Thursday 29 June 2023

The Biggest Harry Potter Studio Tour in the World - and the Quidditch Japan Squad

Rainy season in Japan (covered here and here in previous posts) began in earnest on June 8th in Tokyo. While tsuyu (梅雨)has a number of downsides - such as high humidity, mouldy futons, and washing that never dries - there is also one big upside: the flowering of beautiful hydrangeas (ajisai)! As the pictures below show, the deep, varied colours and intricate petals are really something.

Visiting indoor museums and exhibitions is one popular activity during these damp, sticky weeks, and Tokyo has a new attraction on offer: June 16th saw the opening of Warner Bros. Studio Tour Tokyo - The Making of Harry Potter, only the second park of its kind after the original location in the UK, and touted as Asia's first world-class Studio Tour. Located in the northwestern edge of Tokyo, the studio is built on the site of the old Toshimaen amusement park, and the area has fully embraced the change, with flags all over Nerima-Ward and a refurbished Toshimaen Station with trains featuring the main characters. 


How popular is Harry Potter in Japan? Extremely I would say, with Japan ranked as the third best area for Harry Potter fandom (after the UK and US). The stats back that up: apparently, the films have grossed more than US$893m and been seen by more than 78 million people here, while the Philosopher’s Stone remains the country’s sixth highest-grossing film of all time. On top of that, there is the Wizarding World of Harry Potter which comprises a whole section of the Universal Studios Theme Park in Osaka. And don't forget the famous Harry Potter cafe in Akasaka! In terms of content, the studio itself is identical to the UK one (I should know - I've been there twice!), with the addition of a full-scale Ministry of Magic set (replete with floo-network fireplaces!) unique to Japan. The only downside is the pricing: while the tickets themselves are not too bad (¥6,300/£35 for adults), souvenirs and snacks are shockingly expensive. The food hall, for example, boasts a selection of food "with a British twist" which made me embarrassed to be British, including a microscopic all day breakfast for ¥2,200/£12 and the saddest looking roast beef and Yorkshire pudding you'll ever see for ¥3,200/£17.50 (pictures here). And don't get me started on the Hedwig cake for ¥1500/£8 and the sludge pretending to be butter beer at ¥1,100/£6 a pop.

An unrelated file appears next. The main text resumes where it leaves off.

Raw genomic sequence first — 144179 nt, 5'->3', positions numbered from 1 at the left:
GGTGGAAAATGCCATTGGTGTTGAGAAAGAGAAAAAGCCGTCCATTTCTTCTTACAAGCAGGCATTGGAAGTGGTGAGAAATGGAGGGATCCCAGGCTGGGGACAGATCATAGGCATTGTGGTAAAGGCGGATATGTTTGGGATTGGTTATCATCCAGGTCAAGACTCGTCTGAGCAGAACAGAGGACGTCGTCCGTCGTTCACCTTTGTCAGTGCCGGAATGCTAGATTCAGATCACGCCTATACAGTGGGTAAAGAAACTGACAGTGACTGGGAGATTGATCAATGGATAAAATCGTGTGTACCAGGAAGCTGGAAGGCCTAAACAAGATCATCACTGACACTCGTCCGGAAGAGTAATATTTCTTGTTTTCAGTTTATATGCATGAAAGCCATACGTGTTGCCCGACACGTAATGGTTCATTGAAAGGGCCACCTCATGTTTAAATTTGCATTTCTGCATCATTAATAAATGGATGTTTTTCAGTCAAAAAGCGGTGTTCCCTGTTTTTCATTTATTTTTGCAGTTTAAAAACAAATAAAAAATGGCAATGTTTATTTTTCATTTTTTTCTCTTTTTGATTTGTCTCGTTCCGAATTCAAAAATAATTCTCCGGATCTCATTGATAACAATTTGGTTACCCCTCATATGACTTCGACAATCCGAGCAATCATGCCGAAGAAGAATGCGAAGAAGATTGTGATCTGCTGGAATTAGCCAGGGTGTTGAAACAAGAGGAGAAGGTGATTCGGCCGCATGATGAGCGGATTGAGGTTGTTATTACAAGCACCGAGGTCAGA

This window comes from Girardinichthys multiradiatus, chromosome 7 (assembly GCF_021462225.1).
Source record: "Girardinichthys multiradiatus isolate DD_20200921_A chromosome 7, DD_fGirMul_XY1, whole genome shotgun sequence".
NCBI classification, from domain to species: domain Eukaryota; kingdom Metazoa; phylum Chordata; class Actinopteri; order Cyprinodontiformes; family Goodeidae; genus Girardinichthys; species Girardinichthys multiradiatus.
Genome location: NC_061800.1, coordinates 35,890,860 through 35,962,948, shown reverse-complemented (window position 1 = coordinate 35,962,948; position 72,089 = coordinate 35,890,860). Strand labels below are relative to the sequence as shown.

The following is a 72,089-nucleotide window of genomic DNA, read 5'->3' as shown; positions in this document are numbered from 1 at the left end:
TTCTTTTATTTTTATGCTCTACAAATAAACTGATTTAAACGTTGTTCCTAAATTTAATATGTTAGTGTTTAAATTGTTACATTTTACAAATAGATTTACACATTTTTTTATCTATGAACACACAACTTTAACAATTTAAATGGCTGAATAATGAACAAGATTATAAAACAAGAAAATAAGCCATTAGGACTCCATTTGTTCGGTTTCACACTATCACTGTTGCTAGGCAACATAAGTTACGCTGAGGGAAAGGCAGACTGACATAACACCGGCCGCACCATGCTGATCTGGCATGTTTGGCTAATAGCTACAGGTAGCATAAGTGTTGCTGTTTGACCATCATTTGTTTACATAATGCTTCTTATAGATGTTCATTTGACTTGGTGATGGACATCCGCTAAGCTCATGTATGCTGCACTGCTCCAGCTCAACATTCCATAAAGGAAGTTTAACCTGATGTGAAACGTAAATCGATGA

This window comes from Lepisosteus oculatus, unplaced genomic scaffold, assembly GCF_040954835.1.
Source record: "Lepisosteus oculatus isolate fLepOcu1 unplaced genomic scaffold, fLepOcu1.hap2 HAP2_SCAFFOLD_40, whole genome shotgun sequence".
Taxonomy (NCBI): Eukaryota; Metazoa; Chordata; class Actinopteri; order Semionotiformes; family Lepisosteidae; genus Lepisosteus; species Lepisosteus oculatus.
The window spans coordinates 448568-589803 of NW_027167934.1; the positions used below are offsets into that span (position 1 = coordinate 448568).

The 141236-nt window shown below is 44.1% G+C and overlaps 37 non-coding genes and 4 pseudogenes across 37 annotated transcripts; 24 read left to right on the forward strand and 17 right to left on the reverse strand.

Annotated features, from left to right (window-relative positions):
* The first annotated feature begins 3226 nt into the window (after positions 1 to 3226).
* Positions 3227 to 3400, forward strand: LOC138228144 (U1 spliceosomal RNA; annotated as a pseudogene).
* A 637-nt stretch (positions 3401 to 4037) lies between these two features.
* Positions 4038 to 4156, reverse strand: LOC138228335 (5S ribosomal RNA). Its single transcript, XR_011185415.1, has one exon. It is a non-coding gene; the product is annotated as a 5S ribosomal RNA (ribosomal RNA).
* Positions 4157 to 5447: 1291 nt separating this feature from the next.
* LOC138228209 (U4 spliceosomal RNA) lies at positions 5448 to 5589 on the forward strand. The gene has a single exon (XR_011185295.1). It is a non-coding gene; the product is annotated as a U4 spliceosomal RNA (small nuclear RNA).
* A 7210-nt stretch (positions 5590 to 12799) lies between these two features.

But this is Harry Potter, and even corporate greed cannot sully the charm and magic of the story - indeed the magic has become reality in the form of Quidditch (a fictional sport from the Harry Potter world which is now played for real!). In Japan, the sport boasts a diverse and inclusive community, and there are now eight Quidditch (now called Quadball) teams. Moreover, the Japan Quadball Association (JQA) selected national team (nicknamed "Japan Broomstars”) is currently preparing for the 5th IQA World Cup in Richmond, Virginia on July 15th and 16th. One of the team, an American working in a small town in Mie Prefecture, was recently the subject of a short segment on NHK news. Unfortunately, Japanese players going to the US, many who are students, have to fund themselves so a crowd-funding site opened up on June 12th - if you can spare a few Galleons do please support the "Broom Stars Japan" here (unfortuntely Japanese only). And as always, let me know what you think in the COMMENTS!

The Japan team uniform (left) features a comet, which is hōkiboshi in Japanese - literally broom star!


James Burgess said...

I'm proud that my granddaughter is a member of the Quidditch Japan Squad so good luck to her and the rest of the squad. Apparently Japan are unranked so let's hope they can spring a surprise. Go Japan and get those broomsticks flying!

Chris Burgess said...

Yes, a little bird tells me the Japan team are training really hard, and after the success of Japanese teams in the Asian-Pacific Quadball Cup in December, I feel confident they will spring a surprise! Incidentally, talking of broomsticks, for anyone wondering why there is a comet on the Japanese uniform, it is not only due to its resemblance to the national flag: comet in Japanese is hōkiboshi which literally means "broom-star"!!